Darkness and Cherry Pie: David Lynch’s Map of Twin Peaks
Where is Twin Peaks? The fictional town at the centre of the eponymous TV series isn't too hard to pinpoint. But things aren't so clear cut as they seem.
From a young age, Frank was fascinated by maps and atlases, and the stories they contained. Finding his birthplace on the map in the endpapers of Tolkien's Lord of the Rings only increased his interest in the mystery and message of maps.
While pursuing a career in journalism, Frank started a blog called Strange Maps, as a repository for the weird and wonderful cartography he found hidden in books, posing as everyday objects and (of course) floating around the Internet.
"Each map tells a story, but the stories told by your standard atlas for school or reference are limited and literal: they show only the most practical side of the world, its geography and its political divisions. Strange Maps aims to collect and comment on maps that do everything but that - maps that show the world from a different angle".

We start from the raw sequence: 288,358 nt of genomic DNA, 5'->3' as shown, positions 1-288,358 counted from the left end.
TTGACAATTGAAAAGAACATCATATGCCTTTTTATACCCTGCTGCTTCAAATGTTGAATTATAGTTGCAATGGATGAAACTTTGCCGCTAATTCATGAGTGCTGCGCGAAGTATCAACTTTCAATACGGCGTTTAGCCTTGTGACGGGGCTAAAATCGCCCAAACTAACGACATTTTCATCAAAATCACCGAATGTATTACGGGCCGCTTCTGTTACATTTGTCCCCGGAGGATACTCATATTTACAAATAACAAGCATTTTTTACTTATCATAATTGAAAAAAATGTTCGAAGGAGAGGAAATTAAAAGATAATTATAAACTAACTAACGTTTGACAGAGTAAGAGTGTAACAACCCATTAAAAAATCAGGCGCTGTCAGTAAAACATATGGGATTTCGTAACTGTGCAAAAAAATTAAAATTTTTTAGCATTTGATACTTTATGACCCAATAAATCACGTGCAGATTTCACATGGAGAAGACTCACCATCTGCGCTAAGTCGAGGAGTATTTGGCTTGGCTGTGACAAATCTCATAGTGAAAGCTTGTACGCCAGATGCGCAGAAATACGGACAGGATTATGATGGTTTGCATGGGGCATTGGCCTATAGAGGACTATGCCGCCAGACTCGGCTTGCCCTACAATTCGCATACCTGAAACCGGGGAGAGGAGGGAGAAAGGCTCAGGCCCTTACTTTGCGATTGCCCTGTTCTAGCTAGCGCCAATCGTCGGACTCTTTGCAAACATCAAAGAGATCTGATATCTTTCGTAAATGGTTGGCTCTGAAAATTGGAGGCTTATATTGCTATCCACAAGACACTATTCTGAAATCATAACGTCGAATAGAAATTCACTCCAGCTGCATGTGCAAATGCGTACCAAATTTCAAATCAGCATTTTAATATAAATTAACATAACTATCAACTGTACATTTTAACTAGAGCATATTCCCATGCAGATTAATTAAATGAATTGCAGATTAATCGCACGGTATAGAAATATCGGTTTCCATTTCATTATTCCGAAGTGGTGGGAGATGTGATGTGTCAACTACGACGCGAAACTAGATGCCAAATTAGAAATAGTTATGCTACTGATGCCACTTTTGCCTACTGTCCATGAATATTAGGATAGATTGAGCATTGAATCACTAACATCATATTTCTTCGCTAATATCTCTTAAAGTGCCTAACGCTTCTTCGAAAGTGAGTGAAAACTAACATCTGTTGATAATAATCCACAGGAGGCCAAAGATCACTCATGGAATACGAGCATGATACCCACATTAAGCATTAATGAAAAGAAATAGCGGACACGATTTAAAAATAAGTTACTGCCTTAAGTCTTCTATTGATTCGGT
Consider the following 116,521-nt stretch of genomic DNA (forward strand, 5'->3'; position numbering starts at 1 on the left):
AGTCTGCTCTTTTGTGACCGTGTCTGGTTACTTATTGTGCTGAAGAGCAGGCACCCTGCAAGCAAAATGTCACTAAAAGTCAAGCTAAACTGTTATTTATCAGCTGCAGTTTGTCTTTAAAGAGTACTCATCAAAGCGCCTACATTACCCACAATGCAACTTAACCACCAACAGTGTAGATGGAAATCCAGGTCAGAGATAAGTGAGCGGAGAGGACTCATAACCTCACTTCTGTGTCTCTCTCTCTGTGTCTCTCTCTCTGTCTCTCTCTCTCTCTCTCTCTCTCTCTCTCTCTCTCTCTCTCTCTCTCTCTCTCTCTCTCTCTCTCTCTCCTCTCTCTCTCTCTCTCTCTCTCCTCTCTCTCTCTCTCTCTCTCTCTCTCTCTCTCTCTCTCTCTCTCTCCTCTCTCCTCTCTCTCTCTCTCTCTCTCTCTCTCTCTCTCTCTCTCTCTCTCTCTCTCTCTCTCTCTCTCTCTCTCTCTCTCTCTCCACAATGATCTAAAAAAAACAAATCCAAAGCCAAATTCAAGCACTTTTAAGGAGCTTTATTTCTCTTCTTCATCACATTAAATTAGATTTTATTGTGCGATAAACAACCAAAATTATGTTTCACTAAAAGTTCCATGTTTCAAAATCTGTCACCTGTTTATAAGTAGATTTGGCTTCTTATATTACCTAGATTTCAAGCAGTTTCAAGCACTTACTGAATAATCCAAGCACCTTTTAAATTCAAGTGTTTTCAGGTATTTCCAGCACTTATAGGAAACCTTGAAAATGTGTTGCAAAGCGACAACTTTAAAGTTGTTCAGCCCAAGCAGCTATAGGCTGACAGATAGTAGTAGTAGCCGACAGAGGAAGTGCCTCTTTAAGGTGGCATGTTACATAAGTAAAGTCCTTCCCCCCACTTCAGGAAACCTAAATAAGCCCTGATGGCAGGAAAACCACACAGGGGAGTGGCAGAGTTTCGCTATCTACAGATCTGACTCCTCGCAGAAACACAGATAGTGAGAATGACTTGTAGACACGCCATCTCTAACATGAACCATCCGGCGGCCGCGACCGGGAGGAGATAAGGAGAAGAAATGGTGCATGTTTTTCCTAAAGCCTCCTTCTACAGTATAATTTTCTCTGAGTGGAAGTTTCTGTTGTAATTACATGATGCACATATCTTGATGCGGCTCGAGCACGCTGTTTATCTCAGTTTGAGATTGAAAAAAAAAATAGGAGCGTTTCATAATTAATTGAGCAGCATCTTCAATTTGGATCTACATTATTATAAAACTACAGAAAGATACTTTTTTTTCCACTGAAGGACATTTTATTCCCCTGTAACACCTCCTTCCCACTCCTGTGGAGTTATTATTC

A remit that wide allows for a steady, varied diet of maps: Frank has been writing about strange maps since 2006, published a book on the subject in 2009 and joined Big Think in 2010. Readers send in new material daily, and he keeps bumping in to cartography that is delightfully obscure, amazingly beautiful, shockingly partisan, and more.
Where is Twin Peaks? The fictional town at the centre of the eponymous, early-Nineties TV series - to return in 2017 as a miniseries on Showtime - isn't too hard to pinpoint. The climate is rainy, the timber is abundant, and the coffee is religiously obsessed over. Surely, this can only be the Pacific Northwest.